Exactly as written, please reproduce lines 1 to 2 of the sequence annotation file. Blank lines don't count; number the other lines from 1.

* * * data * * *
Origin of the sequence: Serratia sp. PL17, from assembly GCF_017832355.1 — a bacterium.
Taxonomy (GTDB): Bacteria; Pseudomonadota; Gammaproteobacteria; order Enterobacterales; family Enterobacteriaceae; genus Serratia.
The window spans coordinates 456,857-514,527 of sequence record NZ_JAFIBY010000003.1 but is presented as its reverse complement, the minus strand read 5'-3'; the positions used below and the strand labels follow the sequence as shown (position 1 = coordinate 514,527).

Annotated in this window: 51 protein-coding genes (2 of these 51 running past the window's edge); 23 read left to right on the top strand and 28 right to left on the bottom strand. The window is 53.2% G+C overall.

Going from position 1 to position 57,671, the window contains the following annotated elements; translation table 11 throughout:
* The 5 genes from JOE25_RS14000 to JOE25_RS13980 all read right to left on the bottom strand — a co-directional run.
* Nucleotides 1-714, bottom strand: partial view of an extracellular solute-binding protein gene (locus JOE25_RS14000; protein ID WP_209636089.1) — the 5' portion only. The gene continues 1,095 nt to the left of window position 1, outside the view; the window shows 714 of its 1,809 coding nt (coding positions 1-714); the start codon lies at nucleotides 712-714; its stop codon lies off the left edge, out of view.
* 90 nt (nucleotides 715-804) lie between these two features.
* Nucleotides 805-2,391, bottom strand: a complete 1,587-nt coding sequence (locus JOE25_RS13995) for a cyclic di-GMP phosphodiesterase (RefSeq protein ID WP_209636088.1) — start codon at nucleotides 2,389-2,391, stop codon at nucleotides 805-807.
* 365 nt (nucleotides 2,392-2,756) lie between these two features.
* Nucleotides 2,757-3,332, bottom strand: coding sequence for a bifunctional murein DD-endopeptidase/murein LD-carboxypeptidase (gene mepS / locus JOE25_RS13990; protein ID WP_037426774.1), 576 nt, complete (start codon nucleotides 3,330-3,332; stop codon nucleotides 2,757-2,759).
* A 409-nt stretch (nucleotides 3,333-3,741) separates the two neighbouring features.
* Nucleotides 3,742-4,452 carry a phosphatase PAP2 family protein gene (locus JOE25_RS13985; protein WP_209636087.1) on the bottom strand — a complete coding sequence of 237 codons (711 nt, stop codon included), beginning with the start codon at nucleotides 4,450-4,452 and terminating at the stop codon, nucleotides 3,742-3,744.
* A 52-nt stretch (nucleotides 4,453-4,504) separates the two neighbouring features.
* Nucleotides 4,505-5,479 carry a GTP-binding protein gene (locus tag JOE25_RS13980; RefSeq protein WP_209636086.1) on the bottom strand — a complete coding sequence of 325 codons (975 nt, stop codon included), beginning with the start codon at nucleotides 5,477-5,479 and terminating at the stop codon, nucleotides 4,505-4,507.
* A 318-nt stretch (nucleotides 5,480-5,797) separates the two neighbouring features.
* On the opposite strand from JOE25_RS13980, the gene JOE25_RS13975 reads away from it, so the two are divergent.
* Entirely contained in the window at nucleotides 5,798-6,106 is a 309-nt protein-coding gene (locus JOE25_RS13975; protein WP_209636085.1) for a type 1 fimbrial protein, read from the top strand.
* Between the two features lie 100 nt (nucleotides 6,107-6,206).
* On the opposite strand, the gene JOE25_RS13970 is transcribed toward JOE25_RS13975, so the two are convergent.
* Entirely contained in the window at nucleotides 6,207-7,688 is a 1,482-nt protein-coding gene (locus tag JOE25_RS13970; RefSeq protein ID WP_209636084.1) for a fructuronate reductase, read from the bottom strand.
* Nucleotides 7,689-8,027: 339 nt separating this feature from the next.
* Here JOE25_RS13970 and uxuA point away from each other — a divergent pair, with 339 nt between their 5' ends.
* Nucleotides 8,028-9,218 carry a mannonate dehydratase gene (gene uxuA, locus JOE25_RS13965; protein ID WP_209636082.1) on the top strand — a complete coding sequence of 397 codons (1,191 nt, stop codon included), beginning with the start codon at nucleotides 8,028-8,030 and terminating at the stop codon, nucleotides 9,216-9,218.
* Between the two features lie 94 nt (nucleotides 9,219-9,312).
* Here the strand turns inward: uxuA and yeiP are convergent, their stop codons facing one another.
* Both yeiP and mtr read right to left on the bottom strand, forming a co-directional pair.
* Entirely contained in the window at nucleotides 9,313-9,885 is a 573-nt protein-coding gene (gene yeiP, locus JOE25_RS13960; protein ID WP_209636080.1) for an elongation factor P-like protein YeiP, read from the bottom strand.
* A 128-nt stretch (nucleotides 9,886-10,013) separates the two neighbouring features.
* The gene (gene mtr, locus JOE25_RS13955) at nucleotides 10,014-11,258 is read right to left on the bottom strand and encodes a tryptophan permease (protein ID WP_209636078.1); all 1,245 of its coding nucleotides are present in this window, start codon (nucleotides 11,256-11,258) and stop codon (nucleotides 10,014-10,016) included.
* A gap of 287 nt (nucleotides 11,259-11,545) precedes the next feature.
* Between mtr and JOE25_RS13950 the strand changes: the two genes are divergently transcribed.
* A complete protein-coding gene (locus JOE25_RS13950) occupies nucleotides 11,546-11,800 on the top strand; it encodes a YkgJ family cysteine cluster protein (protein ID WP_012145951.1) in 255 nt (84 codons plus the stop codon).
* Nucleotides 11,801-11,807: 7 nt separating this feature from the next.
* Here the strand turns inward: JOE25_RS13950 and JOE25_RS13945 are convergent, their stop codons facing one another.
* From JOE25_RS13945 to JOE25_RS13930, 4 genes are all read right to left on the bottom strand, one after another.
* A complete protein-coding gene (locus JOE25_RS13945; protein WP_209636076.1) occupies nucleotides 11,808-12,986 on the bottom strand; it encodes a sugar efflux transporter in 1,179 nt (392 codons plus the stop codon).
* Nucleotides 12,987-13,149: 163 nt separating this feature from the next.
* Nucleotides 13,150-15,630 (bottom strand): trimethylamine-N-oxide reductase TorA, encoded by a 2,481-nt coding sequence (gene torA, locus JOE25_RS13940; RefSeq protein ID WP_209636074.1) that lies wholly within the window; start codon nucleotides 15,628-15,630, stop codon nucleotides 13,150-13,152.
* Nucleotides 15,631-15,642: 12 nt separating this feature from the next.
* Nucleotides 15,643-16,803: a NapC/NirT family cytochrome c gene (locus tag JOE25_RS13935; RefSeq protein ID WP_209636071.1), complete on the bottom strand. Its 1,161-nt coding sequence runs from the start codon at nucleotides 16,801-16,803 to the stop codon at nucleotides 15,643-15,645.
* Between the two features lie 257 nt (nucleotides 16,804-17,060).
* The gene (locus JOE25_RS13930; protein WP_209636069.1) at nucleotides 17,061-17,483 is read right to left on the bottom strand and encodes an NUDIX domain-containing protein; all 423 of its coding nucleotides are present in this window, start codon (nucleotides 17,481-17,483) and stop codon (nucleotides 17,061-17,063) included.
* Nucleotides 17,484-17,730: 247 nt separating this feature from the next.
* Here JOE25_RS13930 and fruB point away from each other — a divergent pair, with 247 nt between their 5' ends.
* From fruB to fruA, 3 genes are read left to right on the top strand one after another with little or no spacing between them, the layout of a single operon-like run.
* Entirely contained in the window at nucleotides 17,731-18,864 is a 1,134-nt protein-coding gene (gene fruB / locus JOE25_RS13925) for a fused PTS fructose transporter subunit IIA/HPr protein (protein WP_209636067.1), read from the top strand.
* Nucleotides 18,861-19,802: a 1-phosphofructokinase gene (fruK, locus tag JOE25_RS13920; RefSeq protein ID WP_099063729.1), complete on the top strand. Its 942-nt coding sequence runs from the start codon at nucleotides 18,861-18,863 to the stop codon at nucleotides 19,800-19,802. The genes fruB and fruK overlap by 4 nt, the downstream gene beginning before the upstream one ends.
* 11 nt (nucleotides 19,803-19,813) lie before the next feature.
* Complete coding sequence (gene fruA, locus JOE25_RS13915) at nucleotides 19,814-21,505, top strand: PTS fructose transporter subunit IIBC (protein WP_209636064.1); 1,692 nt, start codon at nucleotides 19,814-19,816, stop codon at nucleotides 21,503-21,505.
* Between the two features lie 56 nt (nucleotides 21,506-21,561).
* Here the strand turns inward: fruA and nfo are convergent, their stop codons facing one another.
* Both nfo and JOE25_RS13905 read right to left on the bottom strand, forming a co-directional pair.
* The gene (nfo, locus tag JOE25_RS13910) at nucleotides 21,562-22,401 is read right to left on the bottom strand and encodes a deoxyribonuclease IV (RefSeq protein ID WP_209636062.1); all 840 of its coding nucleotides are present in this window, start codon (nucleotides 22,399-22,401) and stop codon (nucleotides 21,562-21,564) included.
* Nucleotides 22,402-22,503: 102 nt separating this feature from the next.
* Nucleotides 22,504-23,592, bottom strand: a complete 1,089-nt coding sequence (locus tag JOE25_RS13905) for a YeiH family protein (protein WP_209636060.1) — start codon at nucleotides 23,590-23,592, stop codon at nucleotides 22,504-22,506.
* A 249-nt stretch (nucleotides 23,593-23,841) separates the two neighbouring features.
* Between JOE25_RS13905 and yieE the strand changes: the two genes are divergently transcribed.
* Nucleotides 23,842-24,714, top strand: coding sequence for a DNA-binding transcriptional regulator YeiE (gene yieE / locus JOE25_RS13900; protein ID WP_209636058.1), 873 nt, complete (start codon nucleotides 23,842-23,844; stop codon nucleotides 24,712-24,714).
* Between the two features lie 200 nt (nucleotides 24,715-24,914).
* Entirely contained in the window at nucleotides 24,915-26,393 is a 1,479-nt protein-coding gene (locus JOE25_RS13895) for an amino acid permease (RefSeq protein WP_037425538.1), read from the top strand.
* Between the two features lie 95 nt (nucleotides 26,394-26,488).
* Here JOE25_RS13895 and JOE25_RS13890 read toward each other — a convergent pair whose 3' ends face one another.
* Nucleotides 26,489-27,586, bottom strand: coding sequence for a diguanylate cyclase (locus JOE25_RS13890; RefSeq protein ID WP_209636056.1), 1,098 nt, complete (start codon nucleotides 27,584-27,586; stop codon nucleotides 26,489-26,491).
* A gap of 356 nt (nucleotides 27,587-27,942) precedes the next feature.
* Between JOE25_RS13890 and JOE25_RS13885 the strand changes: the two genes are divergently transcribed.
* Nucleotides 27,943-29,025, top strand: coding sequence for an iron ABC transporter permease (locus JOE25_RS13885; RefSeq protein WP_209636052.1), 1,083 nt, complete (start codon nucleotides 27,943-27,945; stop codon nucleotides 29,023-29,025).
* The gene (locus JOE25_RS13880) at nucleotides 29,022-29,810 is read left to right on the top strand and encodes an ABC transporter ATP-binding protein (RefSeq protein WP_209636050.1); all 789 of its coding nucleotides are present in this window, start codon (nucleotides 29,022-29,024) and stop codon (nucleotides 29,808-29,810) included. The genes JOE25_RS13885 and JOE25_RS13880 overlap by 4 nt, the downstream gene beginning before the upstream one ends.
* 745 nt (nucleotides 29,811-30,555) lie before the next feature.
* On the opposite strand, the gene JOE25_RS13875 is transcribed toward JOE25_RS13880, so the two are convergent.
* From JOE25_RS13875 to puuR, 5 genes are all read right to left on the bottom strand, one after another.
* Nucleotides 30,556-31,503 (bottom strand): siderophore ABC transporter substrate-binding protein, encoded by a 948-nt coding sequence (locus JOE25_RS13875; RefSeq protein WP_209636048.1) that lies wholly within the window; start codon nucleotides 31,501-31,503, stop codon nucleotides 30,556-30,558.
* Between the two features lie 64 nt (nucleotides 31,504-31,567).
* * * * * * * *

Origin of the sequence: Serratia sp. PL17, from assembly GCF_017832355.1 — a bacterium.
Taxonomy (GTDB): Bacteria; Pseudomonadota; Gammaproteobacteria; order Enterobacterales; family Enterobacteriaceae; genus Serratia.